Thursday, September 17, 2015

Going from the Industrial Age to the Ecological Age

We, who are living in the industrial age of the 21st century, can look back on the infant, child and adolescent stages and in this last stage, we see an  interest in our natural environment, and its attraction, but it was minimized or ignored by many. This is the way the columnist in the Peace Weekly begins his column on  ecological spirituality. 

Balance was lost and we had various pathological aspects of growth: materialism, greed, hostility, extreme competition, spotted with violence: followed with racial, gender and elderly prejudice giving birth to many aberrations.
The development of this industrialism throughout the world gave growth to morbid symptoms of self- aggrandizement.  Even though we have many millions living in dire poverty, we still elect those with these aspirations to run our government. Any alternative proposals are shot down. Programs for growth in maturity are difficult to implement. Many promoting interest on the environment  have discontinued their efforts. Industrialization restrains the ecological dimension and extends consumerism and puts controls over the spirit, which gives rise to more immature citizens.

When our social attitude is such that we disregard a person's true nature this is an obstacle to our human growth. We have to realize what living with nature will do  for us in comparison to what industrialization has given us.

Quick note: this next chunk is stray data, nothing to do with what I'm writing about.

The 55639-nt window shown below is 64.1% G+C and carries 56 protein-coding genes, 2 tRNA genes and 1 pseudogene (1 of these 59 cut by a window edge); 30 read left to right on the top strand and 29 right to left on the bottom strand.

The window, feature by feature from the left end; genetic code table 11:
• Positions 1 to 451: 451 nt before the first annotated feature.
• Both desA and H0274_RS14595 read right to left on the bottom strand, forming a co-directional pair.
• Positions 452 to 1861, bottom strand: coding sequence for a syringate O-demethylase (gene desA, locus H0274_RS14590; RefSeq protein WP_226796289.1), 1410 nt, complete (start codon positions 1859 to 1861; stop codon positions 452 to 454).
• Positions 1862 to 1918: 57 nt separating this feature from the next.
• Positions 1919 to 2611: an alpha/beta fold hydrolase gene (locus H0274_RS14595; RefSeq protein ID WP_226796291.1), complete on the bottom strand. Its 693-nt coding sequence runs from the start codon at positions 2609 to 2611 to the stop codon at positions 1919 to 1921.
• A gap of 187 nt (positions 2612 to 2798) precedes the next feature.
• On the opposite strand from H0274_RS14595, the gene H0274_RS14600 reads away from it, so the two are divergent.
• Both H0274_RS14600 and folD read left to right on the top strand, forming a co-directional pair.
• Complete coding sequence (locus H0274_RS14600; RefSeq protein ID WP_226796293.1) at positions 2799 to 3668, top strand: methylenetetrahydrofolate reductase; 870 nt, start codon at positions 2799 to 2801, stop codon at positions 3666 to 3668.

Two authors and authorities in this field have given us three steps to follow to  achieve this change within our society. Joanna Macy and Molly Young Brown have listed three steps as follows: first, actions that will slow down the damage that is being done to the earth and humans. Participating in blockades, boycotts, civil legal suits, and refusal to go along with proposals that are harmful to nature and work to change laws, work politically, and work in campaigns.

Secondly, analyze the structural causes and create alternatives. We have to make a change and free ourselves from the damage being inflicted on us by the industrial society in which we live. We have to see what the industrial society is doing to us and the way it tempts us and prevents us to grow spiritually. We have to prepare alternatives to the way things are being done.

Thirdly, we need a shift in the way we see society and their values. We have to understand what we want and how to get it. It is not demanding we become supermen, but people with a vision.

We have to  become citizens of the world. Our identity and values have to gradually correspond to this new reality. This will require, the columnist concludes, preparing for the future now.

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